Balance. It is illusive and elusive. One simply know when it isn’t there. Like now. At this point in time.
I leave for work just after 5.35 in the morning. I’m in the office maybe 10 to 7. After a quick smoothie brekky I’d start working and would leave a bit after 5. I walk back in through my front door a bit after 6. So a bit over half of my 24 hour allotted time is spent on work and work commute. I do this 5 days a week.
Back in the day when we were living and working in Malaysia such a pattern would not have warranted a second thought. Here in Melbourne, and at my age, this is often in my thoughts.
Sometimes a weekend provide good reprieve. Certainly on Friday night when Tress and I were at a long table at Via Matta, seated with the Hippos and Chews, it felt the weekend was starting and the week’s labour could be forgotten. At some time around noon on Saturday it felt, at times, that the weekend wasn’t going to provide any meaningful rest. I had started my work maintaining the lawn and hedges, from just after 9. Tress did the laundry earlier and had also started vacuuming.
By the time she left home for a catch-up lunch with some friends in the city, I was soaking in sweat, caked and dusted with clippings from the James Sterling hedges. In these warmer months they grow quickly and will easily breach the 2meter mark if not clipped regularly. Regularly now means once a month. The Ryobi hedge sweeper feels like Thor’s hammer after the first hour. Thankfully the whole side fence can be done in a bit under one and one half hour and the back fence maybe another twenty minutes so by the time my arm could no longer lift Thor’s hammer up a step ladder anymore, the job’s done and I move on to the lawn mower.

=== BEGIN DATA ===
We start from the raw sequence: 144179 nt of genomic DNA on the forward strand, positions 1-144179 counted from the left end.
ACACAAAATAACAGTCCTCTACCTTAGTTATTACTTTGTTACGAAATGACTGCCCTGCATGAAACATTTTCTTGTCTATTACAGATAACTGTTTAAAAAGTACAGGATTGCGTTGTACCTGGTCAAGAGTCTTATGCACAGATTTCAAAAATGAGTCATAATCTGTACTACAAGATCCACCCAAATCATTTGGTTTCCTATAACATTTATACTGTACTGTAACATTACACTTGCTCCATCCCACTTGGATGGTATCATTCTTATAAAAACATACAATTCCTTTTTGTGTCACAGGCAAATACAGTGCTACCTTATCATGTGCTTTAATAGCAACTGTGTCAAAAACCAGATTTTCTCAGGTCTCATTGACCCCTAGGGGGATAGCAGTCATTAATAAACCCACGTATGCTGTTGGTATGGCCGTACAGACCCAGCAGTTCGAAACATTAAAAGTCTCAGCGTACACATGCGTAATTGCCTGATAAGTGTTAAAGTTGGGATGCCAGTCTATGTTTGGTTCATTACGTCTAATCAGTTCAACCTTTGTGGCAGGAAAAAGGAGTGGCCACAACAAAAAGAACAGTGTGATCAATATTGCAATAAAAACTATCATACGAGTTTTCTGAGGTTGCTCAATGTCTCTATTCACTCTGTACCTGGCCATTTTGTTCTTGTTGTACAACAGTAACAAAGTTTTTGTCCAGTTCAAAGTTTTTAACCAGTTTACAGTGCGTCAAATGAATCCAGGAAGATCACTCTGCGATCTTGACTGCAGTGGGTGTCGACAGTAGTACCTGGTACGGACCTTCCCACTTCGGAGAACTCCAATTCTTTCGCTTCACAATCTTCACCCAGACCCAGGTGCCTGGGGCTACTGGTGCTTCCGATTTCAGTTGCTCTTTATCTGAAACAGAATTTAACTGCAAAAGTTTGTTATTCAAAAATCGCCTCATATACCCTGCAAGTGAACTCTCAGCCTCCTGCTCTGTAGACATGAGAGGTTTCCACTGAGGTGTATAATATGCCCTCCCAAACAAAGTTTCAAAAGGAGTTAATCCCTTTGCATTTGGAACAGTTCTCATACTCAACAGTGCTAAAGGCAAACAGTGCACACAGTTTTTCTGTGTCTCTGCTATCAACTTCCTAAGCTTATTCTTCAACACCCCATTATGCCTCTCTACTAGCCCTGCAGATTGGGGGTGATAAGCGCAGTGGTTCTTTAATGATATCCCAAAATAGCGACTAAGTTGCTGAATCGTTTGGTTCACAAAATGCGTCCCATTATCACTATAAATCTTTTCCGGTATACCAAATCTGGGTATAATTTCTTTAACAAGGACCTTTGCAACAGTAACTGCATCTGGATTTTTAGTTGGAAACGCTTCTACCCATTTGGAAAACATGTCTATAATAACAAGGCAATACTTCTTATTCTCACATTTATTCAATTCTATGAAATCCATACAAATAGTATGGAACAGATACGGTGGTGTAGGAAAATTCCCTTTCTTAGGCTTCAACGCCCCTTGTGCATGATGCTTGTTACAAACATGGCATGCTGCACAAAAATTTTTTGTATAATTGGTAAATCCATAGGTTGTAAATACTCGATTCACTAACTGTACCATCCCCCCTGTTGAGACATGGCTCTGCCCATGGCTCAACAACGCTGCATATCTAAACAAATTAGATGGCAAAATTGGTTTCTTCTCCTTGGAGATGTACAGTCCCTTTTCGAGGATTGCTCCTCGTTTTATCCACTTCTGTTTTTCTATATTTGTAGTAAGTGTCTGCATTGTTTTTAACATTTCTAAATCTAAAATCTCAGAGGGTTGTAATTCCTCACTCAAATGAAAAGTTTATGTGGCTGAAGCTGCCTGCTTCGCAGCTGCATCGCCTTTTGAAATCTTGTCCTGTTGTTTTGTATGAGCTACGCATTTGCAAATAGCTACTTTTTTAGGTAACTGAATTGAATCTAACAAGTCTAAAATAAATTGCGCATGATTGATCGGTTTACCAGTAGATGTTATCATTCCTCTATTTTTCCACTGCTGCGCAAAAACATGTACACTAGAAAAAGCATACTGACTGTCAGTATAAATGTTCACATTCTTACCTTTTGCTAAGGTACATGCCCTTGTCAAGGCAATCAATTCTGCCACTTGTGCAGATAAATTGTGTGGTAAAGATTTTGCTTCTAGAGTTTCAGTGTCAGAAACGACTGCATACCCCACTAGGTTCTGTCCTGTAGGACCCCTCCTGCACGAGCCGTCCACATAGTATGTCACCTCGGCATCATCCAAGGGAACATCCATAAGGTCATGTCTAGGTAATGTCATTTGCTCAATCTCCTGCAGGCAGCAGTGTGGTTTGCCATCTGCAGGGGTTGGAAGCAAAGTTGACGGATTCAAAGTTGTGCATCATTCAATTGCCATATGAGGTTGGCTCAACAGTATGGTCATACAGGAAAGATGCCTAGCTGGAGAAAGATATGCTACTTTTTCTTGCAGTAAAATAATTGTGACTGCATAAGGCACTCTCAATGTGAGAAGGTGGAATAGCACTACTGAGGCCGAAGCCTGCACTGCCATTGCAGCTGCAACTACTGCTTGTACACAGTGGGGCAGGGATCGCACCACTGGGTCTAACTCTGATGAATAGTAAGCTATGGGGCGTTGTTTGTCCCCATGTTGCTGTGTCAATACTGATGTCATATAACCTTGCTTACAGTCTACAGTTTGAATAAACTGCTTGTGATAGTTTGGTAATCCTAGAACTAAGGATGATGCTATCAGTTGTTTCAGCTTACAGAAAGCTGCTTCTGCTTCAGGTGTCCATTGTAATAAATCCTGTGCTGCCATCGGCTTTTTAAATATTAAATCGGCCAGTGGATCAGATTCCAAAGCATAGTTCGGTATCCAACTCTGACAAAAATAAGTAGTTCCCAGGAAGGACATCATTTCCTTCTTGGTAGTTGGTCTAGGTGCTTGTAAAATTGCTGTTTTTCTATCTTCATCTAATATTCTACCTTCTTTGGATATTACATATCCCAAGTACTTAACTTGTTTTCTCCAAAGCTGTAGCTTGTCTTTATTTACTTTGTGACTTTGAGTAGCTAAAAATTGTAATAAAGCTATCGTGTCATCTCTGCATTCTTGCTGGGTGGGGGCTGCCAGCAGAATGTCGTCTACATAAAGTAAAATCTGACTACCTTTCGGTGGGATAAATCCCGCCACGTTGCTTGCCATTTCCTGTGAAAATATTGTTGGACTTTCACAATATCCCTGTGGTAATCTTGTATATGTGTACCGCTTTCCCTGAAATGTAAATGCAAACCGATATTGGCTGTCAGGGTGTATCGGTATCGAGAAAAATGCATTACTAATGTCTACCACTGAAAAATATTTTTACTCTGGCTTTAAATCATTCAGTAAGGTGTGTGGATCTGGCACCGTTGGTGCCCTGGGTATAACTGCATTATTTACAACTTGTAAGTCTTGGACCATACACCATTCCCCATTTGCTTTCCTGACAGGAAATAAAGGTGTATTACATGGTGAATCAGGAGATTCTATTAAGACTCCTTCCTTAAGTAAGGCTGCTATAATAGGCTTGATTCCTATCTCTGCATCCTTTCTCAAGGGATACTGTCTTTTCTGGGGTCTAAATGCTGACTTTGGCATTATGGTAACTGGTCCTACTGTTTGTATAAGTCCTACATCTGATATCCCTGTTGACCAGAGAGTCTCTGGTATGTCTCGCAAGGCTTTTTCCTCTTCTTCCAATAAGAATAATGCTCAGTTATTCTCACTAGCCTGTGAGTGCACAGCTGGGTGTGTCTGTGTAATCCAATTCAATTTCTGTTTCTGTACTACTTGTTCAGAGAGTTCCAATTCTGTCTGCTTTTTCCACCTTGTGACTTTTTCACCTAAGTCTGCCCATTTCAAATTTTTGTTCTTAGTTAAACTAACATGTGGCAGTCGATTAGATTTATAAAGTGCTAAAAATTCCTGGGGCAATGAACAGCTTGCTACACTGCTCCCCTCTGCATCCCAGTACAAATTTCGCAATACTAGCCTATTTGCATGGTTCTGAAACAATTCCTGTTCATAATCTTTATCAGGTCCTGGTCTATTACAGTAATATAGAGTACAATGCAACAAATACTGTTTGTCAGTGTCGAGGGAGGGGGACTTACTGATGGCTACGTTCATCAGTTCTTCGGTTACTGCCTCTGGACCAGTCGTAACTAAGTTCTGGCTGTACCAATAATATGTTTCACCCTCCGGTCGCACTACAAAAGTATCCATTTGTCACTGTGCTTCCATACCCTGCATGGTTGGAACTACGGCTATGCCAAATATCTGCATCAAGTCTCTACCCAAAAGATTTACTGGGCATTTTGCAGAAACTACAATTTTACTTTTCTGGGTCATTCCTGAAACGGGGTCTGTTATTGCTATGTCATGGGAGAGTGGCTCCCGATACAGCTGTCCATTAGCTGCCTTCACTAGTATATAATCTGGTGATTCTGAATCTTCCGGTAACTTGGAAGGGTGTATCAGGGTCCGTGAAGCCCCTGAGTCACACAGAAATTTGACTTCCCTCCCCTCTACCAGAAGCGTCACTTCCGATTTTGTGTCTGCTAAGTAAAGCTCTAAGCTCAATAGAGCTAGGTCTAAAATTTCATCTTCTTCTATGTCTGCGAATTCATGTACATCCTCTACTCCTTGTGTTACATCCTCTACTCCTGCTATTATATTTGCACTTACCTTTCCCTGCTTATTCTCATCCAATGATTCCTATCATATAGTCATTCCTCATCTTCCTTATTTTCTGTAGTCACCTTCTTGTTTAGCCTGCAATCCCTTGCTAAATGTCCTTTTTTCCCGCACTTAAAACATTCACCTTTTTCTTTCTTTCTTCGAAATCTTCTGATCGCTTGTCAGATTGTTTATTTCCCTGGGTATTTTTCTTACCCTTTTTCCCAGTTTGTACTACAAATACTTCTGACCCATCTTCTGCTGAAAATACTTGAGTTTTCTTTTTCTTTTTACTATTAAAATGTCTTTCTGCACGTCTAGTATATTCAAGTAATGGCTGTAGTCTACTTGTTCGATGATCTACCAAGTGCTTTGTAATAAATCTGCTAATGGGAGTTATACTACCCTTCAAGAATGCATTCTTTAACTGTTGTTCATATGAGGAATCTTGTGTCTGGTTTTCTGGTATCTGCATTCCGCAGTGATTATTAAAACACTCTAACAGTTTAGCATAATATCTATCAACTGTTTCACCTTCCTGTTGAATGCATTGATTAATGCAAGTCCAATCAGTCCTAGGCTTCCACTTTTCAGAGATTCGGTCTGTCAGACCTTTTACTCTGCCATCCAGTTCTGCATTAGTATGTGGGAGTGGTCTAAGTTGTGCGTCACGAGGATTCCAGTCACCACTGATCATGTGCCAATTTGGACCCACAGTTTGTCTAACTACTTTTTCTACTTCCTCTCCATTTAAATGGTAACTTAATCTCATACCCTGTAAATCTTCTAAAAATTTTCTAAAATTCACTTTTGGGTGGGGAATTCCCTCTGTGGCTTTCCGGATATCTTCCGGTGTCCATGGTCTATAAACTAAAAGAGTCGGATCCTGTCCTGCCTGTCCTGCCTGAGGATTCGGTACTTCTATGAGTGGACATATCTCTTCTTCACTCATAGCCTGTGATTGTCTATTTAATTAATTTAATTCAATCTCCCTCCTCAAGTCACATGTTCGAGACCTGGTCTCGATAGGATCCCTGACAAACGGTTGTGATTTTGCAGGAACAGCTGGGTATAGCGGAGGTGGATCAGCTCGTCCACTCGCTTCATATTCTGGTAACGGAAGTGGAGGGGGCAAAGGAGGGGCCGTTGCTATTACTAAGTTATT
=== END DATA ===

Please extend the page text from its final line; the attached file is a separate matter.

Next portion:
By the time I finally moved on to the broom to start sweeping down the deck and driveway, it was almost 1pm. I felt so drained my earlier thoughts of going to the local deli to pick up some cold cuts to fix a nice sanger had taken flight. After a long shower all I could do was a quick instant noodle lunch. The fridge had only a solitary bottle and it wasn’t beer. Cider isn’t my go to beverage but it had to do.
After lunch I thought about continuing with the vacuuming but abandoned the idea as I was in no mood to lift anymore appliances. I headed to the local library as I had finished my book on the train on the way back on Friday arvo. Ann Henderson’s book on Menzies had been on my list but the sheer size of that book – given my arm’s weary state – scared me. I returned home, empty handed, and continued with the vacuuming.
Tress then came home with some ribs which I marinated for the week’s cook on Sunday arvo and we went out for some grocery shopping and the day’s gone.
Madam K was a little different after church – we didn’t meet our usual old friends and Rose was extraordinarily generous with her serving and added goodies. After lunch we went to pick up my suit, got more paraphernalia for the wedding and when we sat down for a coffee and watched the Sunday arvo crowd milling through the arcade’s outdoor dining strip, I finally felt the weekend reprieve. We later got home and I started cooking. We then took the little guy to the oval for his walk, which he enjoyed. Just looking at him – a sightless wonder – bouncing around with a smile on his face, made me feel, at long last, a true sense of having rested. Even as we went for a short walk past the oval across an adjoining field.
This morning as I lumbered through Melbourne’s suburban rail, I felt the imbalanced nature of my weeks starting again. It feels as elusive as ever.